Hawaii state bird a hazard to planes

HONOLULU — The Hawaii state bird is an endangered species, constantly threatened by mongoose, dogs, rats, and other introduced animals even as they cope with the loss of grasslands and forests to development.

But nene geese have found a safe home among the green golf course fairways and ponds

Journalist says he’s an illegal immigrant in the U.S.

WASHINGTON — A prize-winning journalist who covered presidential politics and the 2007 Virginia Tech University shootings for The Washington Post went on U.S. network television to announce he is an illegal immigrant.

Jose Antonio Vargas told ABC News in interviews that aired in late June that he is outing himself as one of millions of illegal U.S. immigrants after living with the secret for years. He also told his story in a New York Times Magazine essay published online.

Vietnamese kids, U.S. families in adoption limbo
HANOI, Vietnam — Marsha Sailors painted the nursery pink and green at her Missouri home, put up princess pictures, and built a crib for her new little girl. They hadn’t yet met, but she was already in love with the smiling six-month-old in a photo sent from Vietnam.
Pacquiao wins third straight unanimous decision
Manny "Pacman" Pacquiao didn’t give his fans the fight they wanted to see last month. He didn’t face the undefeated Floyd Mayweather Jr. since the fighters’ camps couldn’t agree on the terms for the fight of the century. And his fans didn’t get to see the Filipino go toe-to-toe with the powerful "Sugar" Shane Mosley, who had never been knocked out in his career.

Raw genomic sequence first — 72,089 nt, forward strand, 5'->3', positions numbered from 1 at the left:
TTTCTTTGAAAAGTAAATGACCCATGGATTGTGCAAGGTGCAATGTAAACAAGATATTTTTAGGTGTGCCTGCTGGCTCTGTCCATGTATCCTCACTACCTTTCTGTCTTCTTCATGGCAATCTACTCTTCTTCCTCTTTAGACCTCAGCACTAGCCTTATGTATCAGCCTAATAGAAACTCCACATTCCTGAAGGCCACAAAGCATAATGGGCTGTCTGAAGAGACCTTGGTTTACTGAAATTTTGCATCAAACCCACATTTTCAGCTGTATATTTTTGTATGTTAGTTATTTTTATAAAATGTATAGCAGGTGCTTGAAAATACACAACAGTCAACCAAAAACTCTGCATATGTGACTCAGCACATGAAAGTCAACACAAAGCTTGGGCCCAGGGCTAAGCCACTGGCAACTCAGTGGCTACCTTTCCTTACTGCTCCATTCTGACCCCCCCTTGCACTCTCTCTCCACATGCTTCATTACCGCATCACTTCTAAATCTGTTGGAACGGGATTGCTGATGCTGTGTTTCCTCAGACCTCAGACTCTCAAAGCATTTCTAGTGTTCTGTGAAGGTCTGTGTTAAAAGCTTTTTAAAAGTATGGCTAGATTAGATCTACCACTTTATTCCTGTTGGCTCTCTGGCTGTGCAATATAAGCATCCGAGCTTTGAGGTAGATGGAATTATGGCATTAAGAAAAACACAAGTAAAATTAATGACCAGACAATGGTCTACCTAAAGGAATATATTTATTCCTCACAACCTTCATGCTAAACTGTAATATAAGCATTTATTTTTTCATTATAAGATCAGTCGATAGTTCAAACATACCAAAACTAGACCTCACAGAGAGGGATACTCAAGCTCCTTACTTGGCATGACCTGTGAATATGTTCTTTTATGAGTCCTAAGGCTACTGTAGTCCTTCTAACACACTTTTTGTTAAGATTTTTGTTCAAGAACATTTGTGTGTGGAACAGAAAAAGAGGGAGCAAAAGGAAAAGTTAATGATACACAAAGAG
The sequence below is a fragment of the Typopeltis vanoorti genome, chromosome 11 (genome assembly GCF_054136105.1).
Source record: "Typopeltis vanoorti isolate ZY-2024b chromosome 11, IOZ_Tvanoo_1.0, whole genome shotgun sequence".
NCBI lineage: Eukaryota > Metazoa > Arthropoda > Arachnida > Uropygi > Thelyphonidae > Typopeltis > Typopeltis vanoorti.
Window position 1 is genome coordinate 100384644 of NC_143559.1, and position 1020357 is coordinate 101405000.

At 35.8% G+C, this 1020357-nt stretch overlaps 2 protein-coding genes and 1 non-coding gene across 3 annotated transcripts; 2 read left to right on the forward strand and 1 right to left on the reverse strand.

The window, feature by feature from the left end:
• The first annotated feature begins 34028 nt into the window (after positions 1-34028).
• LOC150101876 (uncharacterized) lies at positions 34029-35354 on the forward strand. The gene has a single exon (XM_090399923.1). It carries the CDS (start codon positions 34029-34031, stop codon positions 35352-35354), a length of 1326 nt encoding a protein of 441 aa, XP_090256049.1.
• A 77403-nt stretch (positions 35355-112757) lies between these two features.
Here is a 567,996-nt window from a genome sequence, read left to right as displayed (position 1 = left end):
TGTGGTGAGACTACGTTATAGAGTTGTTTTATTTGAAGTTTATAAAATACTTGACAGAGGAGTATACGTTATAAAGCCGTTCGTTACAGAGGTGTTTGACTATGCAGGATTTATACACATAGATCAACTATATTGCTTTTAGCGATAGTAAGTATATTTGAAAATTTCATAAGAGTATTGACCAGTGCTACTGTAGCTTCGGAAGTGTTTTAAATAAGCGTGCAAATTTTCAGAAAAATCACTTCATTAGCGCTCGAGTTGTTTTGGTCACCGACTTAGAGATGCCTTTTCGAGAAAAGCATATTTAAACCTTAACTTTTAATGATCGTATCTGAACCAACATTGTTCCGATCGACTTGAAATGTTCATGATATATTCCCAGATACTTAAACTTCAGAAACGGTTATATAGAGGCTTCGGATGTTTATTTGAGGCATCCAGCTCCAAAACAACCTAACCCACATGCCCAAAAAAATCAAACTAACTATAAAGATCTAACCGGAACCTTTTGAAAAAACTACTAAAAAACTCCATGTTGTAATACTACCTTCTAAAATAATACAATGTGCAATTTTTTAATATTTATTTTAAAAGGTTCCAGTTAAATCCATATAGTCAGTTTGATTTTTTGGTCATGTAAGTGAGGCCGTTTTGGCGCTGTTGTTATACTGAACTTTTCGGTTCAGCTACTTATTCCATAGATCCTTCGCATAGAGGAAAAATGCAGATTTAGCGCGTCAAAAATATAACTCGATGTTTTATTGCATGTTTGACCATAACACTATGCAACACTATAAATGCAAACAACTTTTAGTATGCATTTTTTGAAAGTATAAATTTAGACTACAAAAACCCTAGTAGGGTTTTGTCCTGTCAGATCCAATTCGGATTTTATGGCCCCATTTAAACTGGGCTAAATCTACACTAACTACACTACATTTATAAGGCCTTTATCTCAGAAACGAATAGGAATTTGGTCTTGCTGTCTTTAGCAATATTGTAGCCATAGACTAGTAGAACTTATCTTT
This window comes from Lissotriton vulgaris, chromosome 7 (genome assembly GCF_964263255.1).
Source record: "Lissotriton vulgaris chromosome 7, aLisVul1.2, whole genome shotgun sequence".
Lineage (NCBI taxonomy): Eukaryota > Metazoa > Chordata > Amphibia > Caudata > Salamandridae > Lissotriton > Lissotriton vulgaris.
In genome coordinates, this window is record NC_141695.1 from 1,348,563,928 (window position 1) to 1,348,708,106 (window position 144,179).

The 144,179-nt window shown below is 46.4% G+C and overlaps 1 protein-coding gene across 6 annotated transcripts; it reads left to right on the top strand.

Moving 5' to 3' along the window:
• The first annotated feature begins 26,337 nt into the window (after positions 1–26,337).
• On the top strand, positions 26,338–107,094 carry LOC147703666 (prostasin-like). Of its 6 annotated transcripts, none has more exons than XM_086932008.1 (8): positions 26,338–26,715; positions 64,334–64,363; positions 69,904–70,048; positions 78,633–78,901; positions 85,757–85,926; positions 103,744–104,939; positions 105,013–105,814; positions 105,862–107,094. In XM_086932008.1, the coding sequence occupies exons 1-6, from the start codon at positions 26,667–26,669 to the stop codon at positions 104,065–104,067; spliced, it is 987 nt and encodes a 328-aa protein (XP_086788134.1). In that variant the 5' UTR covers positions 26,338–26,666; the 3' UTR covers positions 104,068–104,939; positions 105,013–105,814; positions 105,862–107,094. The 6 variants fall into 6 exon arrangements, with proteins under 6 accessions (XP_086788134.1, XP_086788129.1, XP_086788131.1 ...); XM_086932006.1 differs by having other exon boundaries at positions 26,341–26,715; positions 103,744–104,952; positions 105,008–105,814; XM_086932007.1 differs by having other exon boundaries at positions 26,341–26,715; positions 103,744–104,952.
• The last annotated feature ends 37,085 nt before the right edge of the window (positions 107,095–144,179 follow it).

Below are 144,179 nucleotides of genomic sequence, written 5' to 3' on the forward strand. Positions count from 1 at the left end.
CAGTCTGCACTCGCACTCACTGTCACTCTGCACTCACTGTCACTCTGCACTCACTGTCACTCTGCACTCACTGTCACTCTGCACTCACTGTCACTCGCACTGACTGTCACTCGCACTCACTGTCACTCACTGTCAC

More cooking, less reheating for Hawaii schools

HONOLULU — After feeding thousands of tiny mouths in her lifetime, Cindy Saffery knows the most important ingredient when cooking for children: love.

Saffery is the cafeteria manager for three schools on Oahu’s Waianae Coast, where there’s high concern about diabetes and childhood obesity, especially among Native

Badminton federation defends new rule on skirts

KUALA LUMPUR, Malaysia (AP) — Badminton’s governing body is defending a new rule that orders female players to wear skirts.

The new on-court clothing rule has been misinterpreted, the Badminton World Federation (BWF) said in a statement.

2011 Masters highlights Asian golfers old and new

This year’s Masters golf tournament, won by unknown South African Charl Schwartzel, featured plenty of new faces, including first-time appearances by eight different Asian and Asian-American golfers. While none of the eastern contingent cracked the top five, three finished in the top 20 and several others continue to make inroads into the PGA.

Father Leo in Maryland graces followers with cookbook

EMMITSBURG, Md. (AP) — The Rev. Leo Patalinghug is all about cooking. And prayer.

He has combined his two passions into a book, Grace Before Meals: Recipes and Inspiration for Family Meals and Family Life.

President’s sister puts their mom in picture book

NEW YORK — Above a rooftop in Jakarta or the Indus River in Pakistan, the moon looms large in the childhood memories of Maya Soetoro-Ng, but President Barack Obama’s little sister hadn’t realized how important those memories were until she was pregnant with her oldest daughter.

A new era for Asians in major-league baseball